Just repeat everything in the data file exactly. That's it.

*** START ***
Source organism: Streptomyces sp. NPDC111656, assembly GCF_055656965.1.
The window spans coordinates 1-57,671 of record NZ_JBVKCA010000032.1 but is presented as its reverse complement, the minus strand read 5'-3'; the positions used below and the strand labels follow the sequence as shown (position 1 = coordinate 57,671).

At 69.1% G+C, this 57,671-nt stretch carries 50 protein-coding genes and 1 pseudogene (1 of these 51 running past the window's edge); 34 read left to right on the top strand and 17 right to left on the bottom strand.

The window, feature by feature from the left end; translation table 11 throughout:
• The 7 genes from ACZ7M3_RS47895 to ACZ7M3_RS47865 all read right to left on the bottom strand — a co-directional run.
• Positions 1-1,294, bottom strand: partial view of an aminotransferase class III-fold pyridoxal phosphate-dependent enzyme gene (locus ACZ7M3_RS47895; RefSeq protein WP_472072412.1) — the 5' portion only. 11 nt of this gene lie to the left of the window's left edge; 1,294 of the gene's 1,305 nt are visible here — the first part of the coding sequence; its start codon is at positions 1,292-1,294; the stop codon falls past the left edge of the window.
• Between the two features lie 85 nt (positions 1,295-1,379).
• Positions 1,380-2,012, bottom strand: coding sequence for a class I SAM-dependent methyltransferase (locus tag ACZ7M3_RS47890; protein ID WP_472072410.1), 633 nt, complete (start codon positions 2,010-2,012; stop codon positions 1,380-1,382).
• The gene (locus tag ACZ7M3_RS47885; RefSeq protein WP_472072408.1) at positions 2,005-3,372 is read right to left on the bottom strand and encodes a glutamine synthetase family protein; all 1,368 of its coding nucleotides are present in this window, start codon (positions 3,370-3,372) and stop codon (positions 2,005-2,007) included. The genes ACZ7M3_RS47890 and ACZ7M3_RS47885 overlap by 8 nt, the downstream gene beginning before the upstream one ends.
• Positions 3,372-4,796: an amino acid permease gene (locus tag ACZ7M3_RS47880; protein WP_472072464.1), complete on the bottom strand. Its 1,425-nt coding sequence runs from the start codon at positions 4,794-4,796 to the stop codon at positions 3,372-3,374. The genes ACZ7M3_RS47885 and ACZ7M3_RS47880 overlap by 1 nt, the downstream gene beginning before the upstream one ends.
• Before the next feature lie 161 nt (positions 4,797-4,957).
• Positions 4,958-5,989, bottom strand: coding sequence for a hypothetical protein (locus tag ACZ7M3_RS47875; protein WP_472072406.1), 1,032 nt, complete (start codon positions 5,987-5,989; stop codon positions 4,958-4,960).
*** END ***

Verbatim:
Source organism: Streptomyces sp. NPDC111656, assembly GCF_055656965.1.
The window spans coordinates 1-57,671 of record NZ_JBVKCA010000032.1 but is presented as its reverse complement, the minus strand read 5'-3'; the positions used below and the strand labels follow the sequence as shown (position 1 = coordinate 57,671).

At 69.1% G+C, this 57,671-nt stretch carries 50 protein-coding genes and 1 pseudogene (1 of these 51 running past the window's edge); 34 read left to right on the top strand and 17 right to left on the bottom strand.

The window, feature by feature from the left end; translation table 11 throughout:
• The 7 genes from ACZ7M3_RS47895 to ACZ7M3_RS47865 all read right to left on the bottom strand — a co-directional run.
• Positions 1-1,294, bottom strand: partial view of an aminotransferase class III-fold pyridoxal phosphate-dependent enzyme gene (locus ACZ7M3_RS47895; RefSeq protein WP_472072412.1) — the 5' portion only. 11 nt of this gene lie to the left of the window's left edge; 1,294 of the gene's 1,305 nt are visible here — the first part of the coding sequence; its start codon is at positions 1,292-1,294; the stop codon falls past the left edge of the window.
• Between the two features lie 85 nt (positions 1,295-1,379).
• Positions 1,380-2,012, bottom strand: coding sequence for a class I SAM-dependent methyltransferase (locus tag ACZ7M3_RS47890; protein ID WP_472072410.1), 633 nt, complete (start codon positions 2,010-2,012; stop codon positions 1,380-1,382).
• The gene (locus tag ACZ7M3_RS47885; RefSeq protein WP_472072408.1) at positions 2,005-3,372 is read right to left on the bottom strand and encodes a glutamine synthetase family protein; all 1,368 of its coding nucleotides are present in this window, start codon (positions 3,370-3,372) and stop codon (positions 2,005-2,007) included. The genes ACZ7M3_RS47890 and ACZ7M3_RS47885 overlap by 8 nt, the downstream gene beginning before the upstream one ends.
• Positions 3,372-4,796: an amino acid permease gene (locus tag ACZ7M3_RS47880; protein WP_472072464.1), complete on the bottom strand. Its 1,425-nt coding sequence runs from the start codon at positions 4,794-4,796 to the stop codon at positions 3,372-3,374. The genes ACZ7M3_RS47885 and ACZ7M3_RS47880 overlap by 1 nt, the downstream gene beginning before the upstream one ends.
• Before the next feature lie 161 nt (positions 4,797-4,957).
• Positions 4,958-5,989, bottom strand: coding sequence for a hypothetical protein (locus tag ACZ7M3_RS47875; protein WP_472072406.1), 1,032 nt, complete (start codon positions 5,987-5,989; stop codon positions 4,958-4,960).